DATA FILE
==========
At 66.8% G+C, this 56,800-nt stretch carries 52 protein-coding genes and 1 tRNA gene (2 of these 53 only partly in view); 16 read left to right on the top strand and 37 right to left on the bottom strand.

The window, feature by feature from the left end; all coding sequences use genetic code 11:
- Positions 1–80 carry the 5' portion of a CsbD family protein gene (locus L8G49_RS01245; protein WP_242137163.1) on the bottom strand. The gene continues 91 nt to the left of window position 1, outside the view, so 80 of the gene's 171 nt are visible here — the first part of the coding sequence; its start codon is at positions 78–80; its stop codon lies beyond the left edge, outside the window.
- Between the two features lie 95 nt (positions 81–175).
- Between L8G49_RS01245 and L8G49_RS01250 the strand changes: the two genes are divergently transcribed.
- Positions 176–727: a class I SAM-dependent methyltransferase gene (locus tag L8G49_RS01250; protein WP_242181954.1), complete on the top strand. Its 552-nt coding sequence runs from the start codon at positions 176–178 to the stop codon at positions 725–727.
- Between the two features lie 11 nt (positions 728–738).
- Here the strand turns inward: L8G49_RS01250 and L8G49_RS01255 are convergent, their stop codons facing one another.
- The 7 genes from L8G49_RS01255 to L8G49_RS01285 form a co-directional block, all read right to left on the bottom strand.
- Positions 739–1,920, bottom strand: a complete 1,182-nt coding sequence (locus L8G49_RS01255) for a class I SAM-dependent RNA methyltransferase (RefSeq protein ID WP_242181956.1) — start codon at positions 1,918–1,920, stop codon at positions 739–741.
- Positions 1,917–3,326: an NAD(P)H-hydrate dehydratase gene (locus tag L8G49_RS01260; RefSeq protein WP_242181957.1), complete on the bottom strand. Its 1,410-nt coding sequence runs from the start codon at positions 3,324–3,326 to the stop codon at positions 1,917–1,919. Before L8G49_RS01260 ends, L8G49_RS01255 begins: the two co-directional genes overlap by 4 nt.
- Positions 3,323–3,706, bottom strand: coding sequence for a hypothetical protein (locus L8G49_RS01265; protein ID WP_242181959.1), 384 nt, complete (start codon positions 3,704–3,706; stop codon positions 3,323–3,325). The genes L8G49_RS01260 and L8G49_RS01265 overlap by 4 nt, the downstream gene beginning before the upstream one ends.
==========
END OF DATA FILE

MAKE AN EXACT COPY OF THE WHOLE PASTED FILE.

At 66.8% G+C, this 56,800-nt stretch carries 52 protein-coding genes and 1 tRNA gene (2 of these 53 only partly in view); 16 read left to right on the top strand and 37 right to left on the bottom strand.

The window, feature by feature from the left end; all coding sequences use genetic code 11:
- Positions 1–80 carry the 5' portion of a CsbD family protein gene (locus L8G49_RS01245; protein WP_242137163.1) on the bottom strand. The gene continues 91 nt to the left of window position 1, outside the view, so 80 of the gene's 171 nt are visible here — the first part of the coding sequence; its start codon is at positions 78–80; its stop codon lies beyond the left edge, outside the window.
- Between the two features lie 95 nt (positions 81–175).
- Between L8G49_RS01245 and L8G49_RS01250 the strand changes: the two genes are divergently transcribed.
- Positions 176–727: a class I SAM-dependent methyltransferase gene (locus tag L8G49_RS01250; protein WP_242181954.1), complete on the top strand. Its 552-nt coding sequence runs from the start codon at positions 176–178 to the stop codon at positions 725–727.
- Between the two features lie 11 nt (positions 728–738).
- Here the strand turns inward: L8G49_RS01250 and L8G49_RS01255 are convergent, their stop codons facing one another.
- The 7 genes from L8G49_RS01255 to L8G49_RS01285 form a co-directional block, all read right to left on the bottom strand.
- Positions 739–1,920, bottom strand: a complete 1,182-nt coding sequence (locus L8G49_RS01255) for a class I SAM-dependent RNA methyltransferase (RefSeq protein ID WP_242181956.1) — start codon at positions 1,918–1,920, stop codon at positions 739–741.
- Positions 1,917–3,326: an NAD(P)H-hydrate dehydratase gene (locus tag L8G49_RS01260; RefSeq protein WP_242181957.1), complete on the bottom strand. Its 1,410-nt coding sequence runs from the start codon at positions 3,324–3,326 to the stop codon at positions 1,917–1,919. Before L8G49_RS01260 ends, L8G49_RS01255 begins: the two co-directional genes overlap by 4 nt.
- Positions 3,323–3,706, bottom strand: coding sequence for a hypothetical protein (locus L8G49_RS01265; protein ID WP_242181959.1), 384 nt, complete (start codon positions 3,704–3,706; stop codon positions 3,323–3,325). The genes L8G49_RS01260 and L8G49_RS01265 overlap by 4 nt, the downstream gene beginning before the upstream one ends.